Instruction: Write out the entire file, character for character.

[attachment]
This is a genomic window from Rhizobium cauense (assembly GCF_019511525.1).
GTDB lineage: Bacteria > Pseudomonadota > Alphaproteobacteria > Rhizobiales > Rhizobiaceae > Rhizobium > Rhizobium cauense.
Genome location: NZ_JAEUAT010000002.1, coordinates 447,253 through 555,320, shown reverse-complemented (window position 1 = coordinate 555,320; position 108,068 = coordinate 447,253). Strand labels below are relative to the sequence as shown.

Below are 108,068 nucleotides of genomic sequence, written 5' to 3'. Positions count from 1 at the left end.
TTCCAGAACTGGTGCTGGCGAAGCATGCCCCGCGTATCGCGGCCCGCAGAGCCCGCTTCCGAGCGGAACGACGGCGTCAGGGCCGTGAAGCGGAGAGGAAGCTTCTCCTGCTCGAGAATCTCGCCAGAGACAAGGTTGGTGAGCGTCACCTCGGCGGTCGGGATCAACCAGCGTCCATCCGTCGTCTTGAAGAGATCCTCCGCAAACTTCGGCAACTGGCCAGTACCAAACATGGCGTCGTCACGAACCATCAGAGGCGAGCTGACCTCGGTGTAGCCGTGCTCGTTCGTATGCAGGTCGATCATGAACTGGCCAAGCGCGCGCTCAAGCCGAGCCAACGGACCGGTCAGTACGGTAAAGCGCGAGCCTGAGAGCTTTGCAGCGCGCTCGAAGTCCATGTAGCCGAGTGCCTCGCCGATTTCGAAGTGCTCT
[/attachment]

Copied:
This is a genomic window from Rhizobium cauense (assembly GCF_019511525.1).
GTDB lineage: Bacteria > Pseudomonadota > Alphaproteobacteria > Rhizobiales > Rhizobiaceae > Rhizobium > Rhizobium cauense.
Genome location: NZ_JAEUAT010000002.1, coordinates 447,253 through 555,320, shown reverse-complemented (window position 1 = coordinate 555,320; position 108,068 = coordinate 447,253). Strand labels below are relative to the sequence as shown.

Below are 108,068 nucleotides of genomic sequence, written 5' to 3'. Positions count from 1 at the left end.
TTCCAGAACTGGTGCTGGCGAAGCATGCCCCGCGTATCGCGGCCCGCAGAGCCCGCTTCCGAGCGGAACGACGGCGTCAGGGCCGTGAAGCGGAGAGGAAGCTTCTCCTGCTCGAGAATCTCGCCAGAGACAAGGTTGGTGAGCGTCACCTCGGCGGTCGGGATCAACCAGCGTCCATCCGTCGTCTTGAAGAGATCCTCCGCAAACTTCGGCAACTGGCCAGTACCAAACATGGCGTCGTCACGAACCATCAGAGGCGAGCTGACCTCGGTGTAGCCGTGCTCGTTCGTATGCAGGTCGATCATGAACTGGCCAAGCGCGCGCTCAAGCCGAGCCAACGGACCGGTCAGTACGGTAAAGCGCGAGCCTGAGAGCTTTGCAGCGCGCTCGAAGTCCATGTAGCCGAGTGCCTCGCCGATTTCGAAGTGCTCT